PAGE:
Blogger Biography: Cecelia Curtis is a marketing and communications professional with experience in the corporate, nonprofit and government sectors. She is also a proud military spouse. Cecelia’s husband of 11 years, Bryan, serves in the U.S. Air Force. Cecelia and Bryan currently live in South Florida, just outside of Miami.
I’m in a new city…again. My husband and I have been married for 11 years, and we’re on our fourth duty station. I can honestly say, though, that I’ve enjoyed every single place that we’ve called home. When people ask me what the best part about military life is, I say moving. Thanks to my husband’s Air Force career, I’ve gotten to see many parts of the world, and I’ve met some truly wonderful people. When people ask me what the most challenging part of military life is, I also say moving. Each move means that I have to say goodbye to my job, my friends and my home. It’s never easy, but I’ve learned that serving others during periods of transition helps me in four key ways:
1. It takes the focus off me. Making one big life change, such as moving to a new house, can be tricky. Making multiple life changes at once, like moving to a new city, changing jobs and leaving your family and friends, can be downright stressful. With so much going on, it’s easy to feel overwhelmed and even get a bit down. Serving others can help, though. I’ve found that when I focus on other people’s needs, I stop thinking so much about myself and any stress or frustration I’m experiencing. Plus, it just feels really good to get out and contribute to my new community in a positive way.
2. It introduces me to new people. Being new in town can be a lonely experience, but it doesn’t have to be. When I touch down in a new city, I always think, “The sooner I meet people, the sooner I’ll make friends, and the sooner this place will feel like home!” Volunteering can be a great, safe way to meet people who share similar interests. Whether you’re building a house for a family in need, ushering at a local playhouse or stuffing envelopes at your kid’s school, you will probably have time to talk with others. These conversations can lay the groundwork for great new friendships.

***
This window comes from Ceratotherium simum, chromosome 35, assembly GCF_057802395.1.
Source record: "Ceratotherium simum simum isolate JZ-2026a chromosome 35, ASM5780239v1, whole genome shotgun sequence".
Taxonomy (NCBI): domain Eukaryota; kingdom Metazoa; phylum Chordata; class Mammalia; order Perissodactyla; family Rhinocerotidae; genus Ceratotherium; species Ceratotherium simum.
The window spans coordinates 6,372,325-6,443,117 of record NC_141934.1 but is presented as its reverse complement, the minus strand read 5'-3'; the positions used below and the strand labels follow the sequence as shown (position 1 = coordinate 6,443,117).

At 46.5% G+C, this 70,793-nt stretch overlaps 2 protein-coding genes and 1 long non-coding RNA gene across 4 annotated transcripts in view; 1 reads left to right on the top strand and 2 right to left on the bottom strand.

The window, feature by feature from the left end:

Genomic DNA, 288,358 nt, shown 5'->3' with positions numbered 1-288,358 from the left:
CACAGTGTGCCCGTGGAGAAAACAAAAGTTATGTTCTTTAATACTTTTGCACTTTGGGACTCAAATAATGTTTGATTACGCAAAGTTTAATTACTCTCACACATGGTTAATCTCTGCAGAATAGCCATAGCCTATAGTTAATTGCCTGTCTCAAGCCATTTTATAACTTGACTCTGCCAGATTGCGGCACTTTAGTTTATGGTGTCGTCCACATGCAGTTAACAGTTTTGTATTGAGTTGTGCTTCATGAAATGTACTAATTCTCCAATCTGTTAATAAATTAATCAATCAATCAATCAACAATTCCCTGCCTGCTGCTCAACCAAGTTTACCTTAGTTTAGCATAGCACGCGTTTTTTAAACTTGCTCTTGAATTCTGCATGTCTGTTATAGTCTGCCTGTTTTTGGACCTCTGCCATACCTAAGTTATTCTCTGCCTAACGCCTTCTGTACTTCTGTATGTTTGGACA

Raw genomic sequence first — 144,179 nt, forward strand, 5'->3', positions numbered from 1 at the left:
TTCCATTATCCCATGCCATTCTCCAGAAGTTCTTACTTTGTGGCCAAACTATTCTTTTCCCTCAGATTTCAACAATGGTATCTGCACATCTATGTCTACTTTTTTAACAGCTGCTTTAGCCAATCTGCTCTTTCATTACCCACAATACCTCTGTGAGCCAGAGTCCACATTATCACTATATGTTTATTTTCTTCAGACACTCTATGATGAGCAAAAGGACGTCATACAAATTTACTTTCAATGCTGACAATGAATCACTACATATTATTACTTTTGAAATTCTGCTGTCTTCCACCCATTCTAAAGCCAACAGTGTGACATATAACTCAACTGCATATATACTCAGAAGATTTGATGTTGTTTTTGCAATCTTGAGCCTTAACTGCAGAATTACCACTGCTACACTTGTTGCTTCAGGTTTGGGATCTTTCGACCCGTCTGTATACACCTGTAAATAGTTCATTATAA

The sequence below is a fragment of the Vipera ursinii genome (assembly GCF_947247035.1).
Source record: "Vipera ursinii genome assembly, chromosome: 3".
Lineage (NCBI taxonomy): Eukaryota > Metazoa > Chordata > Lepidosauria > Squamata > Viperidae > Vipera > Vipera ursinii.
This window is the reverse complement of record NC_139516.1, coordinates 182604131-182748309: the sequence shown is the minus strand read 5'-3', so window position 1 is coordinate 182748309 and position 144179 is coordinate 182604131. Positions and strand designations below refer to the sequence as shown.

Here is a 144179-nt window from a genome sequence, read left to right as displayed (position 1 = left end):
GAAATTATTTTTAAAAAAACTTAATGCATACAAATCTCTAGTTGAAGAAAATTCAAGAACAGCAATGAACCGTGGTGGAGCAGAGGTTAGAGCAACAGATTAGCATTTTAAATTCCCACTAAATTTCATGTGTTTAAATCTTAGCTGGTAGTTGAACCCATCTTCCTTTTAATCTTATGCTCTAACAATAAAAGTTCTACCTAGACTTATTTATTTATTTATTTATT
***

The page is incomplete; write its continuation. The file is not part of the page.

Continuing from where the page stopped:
3. It teaches me new skills. It doesn’t matter where I volunteer or what I say I want to do — I am always asked to do something that I didn’t quite sign up for. And I almost always say yes. I love learning new things, and I never know when a new skill will come in handy. I’ve learned so much on volunteer sites…how to hang drywall, new recipes, social media management and even TV and radio broadcasting! These skills have helped me both personally and professionally, and I learned all of this for free while helping others! I just had to be willing to give a little bit of my time.
4. It boosts my job search. It can be tough to find a job, particularly if you are new in town and don’t know anyone. Again, volunteering can help. As you’re focusing on helping others, meeting new people and learning new skills, you’re also networking. Filling out job applications is one thing, but there’s nothing more powerful than a strong network of people who know your skills and have seen you in action. In fact, I was recently offered a job by one of my fellow church volunteers. Of course, I wasn’t serving at church expecting a job in return, but what a pleasant surprise!
In short, moving is a part of military life, and each move has its unique set of rewards and challenges. Serving others as a volunteer can help make life in your new city more rewarding and a bit less challenging as you focus on others, grow your social circle, learn valuable new skills and look for a job. Still, I’ve found that what I love most about volunteering is that it just feels good. It feels great to put my skills and talents to good use helping others no matter where I happen to call home.